Obama unveils proposals to address American fears

17:29, January 28, 2010      

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U.S. President Barack Obama Wednesday unveiled a set of proposals in his first State of the Union speech to reassure Americans worried about jobs and the economy.

Obama's first State of Union address, which was watched by millions, focused overwhelmingly on confronting the nation's economic challenges.


Obama said his top priority is to tackle double-digit, 26 year high unemployment.

"After two years of recession, the economy is growing again. Retirement funds have started to gain back some of their value. Businesses are beginning to invest again, and slowly some are starting to hire again," said the president in the speech.

But he admitted that every success story, there are other stories. There were "men and women who wake up with the anguish of not knowing where their next paycheck will come from," he said.

"That is why jobs must be our number one focus in 2010, and that is why I am calling for a new jobs bill tonight," he stressed..

To help create more jobs, Obama unveiled a 30 billion dollar credit fund to help small business.

The true engine of job creation in this country will always be America’s businesses, said the Obama, adding government can create the conditions necessary for businesses to expand and hire more workers.

"Tonight, I’m proposing that we take 30 billion dollars of the money Wall Street banks have repaid and use it to help community banks give small businesses the credit they need to stay afloat," Obama said in his address.

"I am also proposing a new small business tax credit – one that will go to over one million small businesses who hire new workers or raise wages," said the president.

He also vowed to eliminate all capital gains taxes on small business investment, provide a tax incentive for all businesses, large and small, to invest in new plants and equipment.


During his speech, Obama emphasized the need to rein in Wall Street's excesses and vowed he would continue financial reform to prevent a new crisis.

"I am not interested in punishing banks, I’m interested in protecting our economy," said Obama.

According to him, a strong, healthy financial market makes it possible for businesses to access credit and create new jobs.

"It channels the savings of families into investments that raise incomes," said the president. "But that can only happen if we guard against the same recklessness that nearly brought down our entire economy."

He also said the government would not allow financial institutions, including those that take deposits, to take risks that threaten the whole economy.

However, he nevertheless defended the bank bailout.

"If there's one thing that was unified Democrats and Republicans, it's that we all hated the bank bailout," he said. "I hated it. You hated it. It was about as popular as a root canal."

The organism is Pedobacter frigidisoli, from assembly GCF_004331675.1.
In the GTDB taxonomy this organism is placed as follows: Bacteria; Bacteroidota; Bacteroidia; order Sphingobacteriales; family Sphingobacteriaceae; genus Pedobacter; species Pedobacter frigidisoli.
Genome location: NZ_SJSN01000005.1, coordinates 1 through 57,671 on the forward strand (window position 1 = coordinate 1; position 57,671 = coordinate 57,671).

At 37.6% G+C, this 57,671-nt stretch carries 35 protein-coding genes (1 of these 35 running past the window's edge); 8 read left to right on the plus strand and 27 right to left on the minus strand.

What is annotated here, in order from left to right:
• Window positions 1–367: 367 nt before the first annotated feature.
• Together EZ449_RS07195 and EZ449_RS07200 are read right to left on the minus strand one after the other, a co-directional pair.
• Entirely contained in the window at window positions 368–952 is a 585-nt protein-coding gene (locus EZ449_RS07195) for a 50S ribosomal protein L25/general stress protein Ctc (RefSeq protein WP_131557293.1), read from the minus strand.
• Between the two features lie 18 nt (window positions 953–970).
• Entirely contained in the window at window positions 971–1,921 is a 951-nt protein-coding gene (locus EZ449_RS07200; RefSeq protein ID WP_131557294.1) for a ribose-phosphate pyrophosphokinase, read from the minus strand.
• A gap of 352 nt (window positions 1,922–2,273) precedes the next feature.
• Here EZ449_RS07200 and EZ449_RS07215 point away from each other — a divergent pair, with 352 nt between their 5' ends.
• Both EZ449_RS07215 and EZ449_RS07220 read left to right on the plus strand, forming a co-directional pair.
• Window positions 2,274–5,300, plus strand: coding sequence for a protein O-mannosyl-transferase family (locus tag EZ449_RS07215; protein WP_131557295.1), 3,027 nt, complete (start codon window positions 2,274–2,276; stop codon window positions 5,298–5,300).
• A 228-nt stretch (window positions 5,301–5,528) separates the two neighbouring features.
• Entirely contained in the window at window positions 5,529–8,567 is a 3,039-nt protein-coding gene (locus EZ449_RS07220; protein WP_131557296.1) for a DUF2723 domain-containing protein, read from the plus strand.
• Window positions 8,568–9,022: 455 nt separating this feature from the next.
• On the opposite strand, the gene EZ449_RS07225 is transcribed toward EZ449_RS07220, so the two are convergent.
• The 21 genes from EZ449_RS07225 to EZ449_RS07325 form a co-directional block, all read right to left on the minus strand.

During the speech, the hawkish president also vowed he would veto any finance bill that does not contain "real reform."

"The House has already passed financial reform with many of these changes. And the lobbyists are already trying to kill it," he told lawmakers at the Capitol Hill.

"Well, we cannot let them win this fight. And if the bill that ends up on my desk does not meet the test of real reform, I will send it back," he said.


Obama also tried to balance the need to continue to boost the economy against his commitment to cut the record budget deficit, which soared to 1.4 trillion dollars in fiscal 2009.

During the speech, Obama said he will seek a three-year freeze on domestic spending that is not related to national security.

"Starting in 2011, we are prepared to freeze government spending for three years," said Obama.

"Spending related to our national security, Medicare, Medicaid, and Social Security will not be affected," said the president. "But all other discretionary government programs will."

He promised his administration will continue to go through the budget line by line to eliminate programs that the country can’t afford.

"Like any cash-strapped family, we will work within a budget to invest in what we need and sacrifice what we don’t. And if I have to enforce this discipline by veto, I will," said Obama.

He said the government has already identified 20 billion dollars in savings for next year.

"To help working families, we will extend our middle-class tax cuts," he said, but adding that at a time of record deficits, the government will not continue tax cuts for oil companies, investment fund managers, and those making over 250,000 dollars a year.

However, many analysts believe the freeze carries only symbolic value for Obama because it affects only a fraction of the overall budget.

Source: Xinhua
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